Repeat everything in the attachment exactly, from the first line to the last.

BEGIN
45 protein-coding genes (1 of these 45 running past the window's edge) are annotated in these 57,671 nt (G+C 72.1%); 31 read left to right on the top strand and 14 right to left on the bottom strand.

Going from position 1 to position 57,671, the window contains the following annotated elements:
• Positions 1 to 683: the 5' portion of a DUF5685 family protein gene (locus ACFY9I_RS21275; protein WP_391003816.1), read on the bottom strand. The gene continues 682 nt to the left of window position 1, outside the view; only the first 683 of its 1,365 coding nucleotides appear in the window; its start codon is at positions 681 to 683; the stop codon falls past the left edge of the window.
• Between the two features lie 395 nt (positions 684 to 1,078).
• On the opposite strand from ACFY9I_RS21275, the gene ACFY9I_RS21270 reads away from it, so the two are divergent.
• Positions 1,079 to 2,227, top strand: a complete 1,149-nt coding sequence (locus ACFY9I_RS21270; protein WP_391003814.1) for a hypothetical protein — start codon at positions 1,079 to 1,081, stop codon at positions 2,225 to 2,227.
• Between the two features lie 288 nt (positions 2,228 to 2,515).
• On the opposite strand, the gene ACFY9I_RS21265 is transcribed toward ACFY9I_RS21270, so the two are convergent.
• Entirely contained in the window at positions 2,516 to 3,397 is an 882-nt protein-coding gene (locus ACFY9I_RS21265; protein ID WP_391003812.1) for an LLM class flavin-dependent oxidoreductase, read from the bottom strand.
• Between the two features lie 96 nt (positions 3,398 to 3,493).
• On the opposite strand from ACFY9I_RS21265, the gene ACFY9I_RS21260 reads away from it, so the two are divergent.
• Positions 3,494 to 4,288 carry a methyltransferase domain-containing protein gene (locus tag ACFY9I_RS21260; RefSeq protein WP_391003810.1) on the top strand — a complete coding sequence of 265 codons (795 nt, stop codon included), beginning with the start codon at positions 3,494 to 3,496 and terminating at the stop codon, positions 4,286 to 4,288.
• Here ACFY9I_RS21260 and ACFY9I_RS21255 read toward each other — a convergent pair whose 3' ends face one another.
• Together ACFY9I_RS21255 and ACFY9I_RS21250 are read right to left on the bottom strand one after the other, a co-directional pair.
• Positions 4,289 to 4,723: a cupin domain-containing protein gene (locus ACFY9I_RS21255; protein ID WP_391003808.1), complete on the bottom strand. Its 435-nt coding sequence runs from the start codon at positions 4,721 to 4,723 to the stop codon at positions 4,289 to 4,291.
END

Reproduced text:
45 protein-coding genes (1 of these 45 running past the window's edge) are annotated in these 57,671 nt (G+C 72.1%); 31 read left to right on the top strand and 14 right to left on the bottom strand.

Going from position 1 to position 57,671, the window contains the following annotated elements:
• Positions 1 to 683: the 5' portion of a DUF5685 family protein gene (locus ACFY9I_RS21275; protein WP_391003816.1), read on the bottom strand. The gene continues 682 nt to the left of window position 1, outside the view; only the first 683 of its 1,365 coding nucleotides appear in the window; its start codon is at positions 681 to 683; the stop codon falls past the left edge of the window.
• Between the two features lie 395 nt (positions 684 to 1,078).
• On the opposite strand from ACFY9I_RS21275, the gene ACFY9I_RS21270 reads away from it, so the two are divergent.
• Positions 1,079 to 2,227, top strand: a complete 1,149-nt coding sequence (locus ACFY9I_RS21270; protein WP_391003814.1) for a hypothetical protein — start codon at positions 1,079 to 1,081, stop codon at positions 2,225 to 2,227.
• Between the two features lie 288 nt (positions 2,228 to 2,515).
• On the opposite strand, the gene ACFY9I_RS21265 is transcribed toward ACFY9I_RS21270, so the two are convergent.
• Entirely contained in the window at positions 2,516 to 3,397 is an 882-nt protein-coding gene (locus ACFY9I_RS21265; protein ID WP_391003812.1) for an LLM class flavin-dependent oxidoreductase, read from the bottom strand.
• Between the two features lie 96 nt (positions 3,398 to 3,493).
• On the opposite strand from ACFY9I_RS21265, the gene ACFY9I_RS21260 reads away from it, so the two are divergent.
• Positions 3,494 to 4,288 carry a methyltransferase domain-containing protein gene (locus tag ACFY9I_RS21260; RefSeq protein WP_391003810.1) on the top strand — a complete coding sequence of 265 codons (795 nt, stop codon included), beginning with the start codon at positions 3,494 to 3,496 and terminating at the stop codon, positions 4,286 to 4,288.
• Here ACFY9I_RS21260 and ACFY9I_RS21255 read toward each other — a convergent pair whose 3' ends face one another.
• Together ACFY9I_RS21255 and ACFY9I_RS21250 are read right to left on the bottom strand one after the other, a co-directional pair.
• Positions 4,289 to 4,723: a cupin domain-containing protein gene (locus ACFY9I_RS21255; protein ID WP_391003808.1), complete on the bottom strand. Its 435-nt coding sequence runs from the start codon at positions 4,721 to 4,723 to the stop codon at positions 4,289 to 4,291.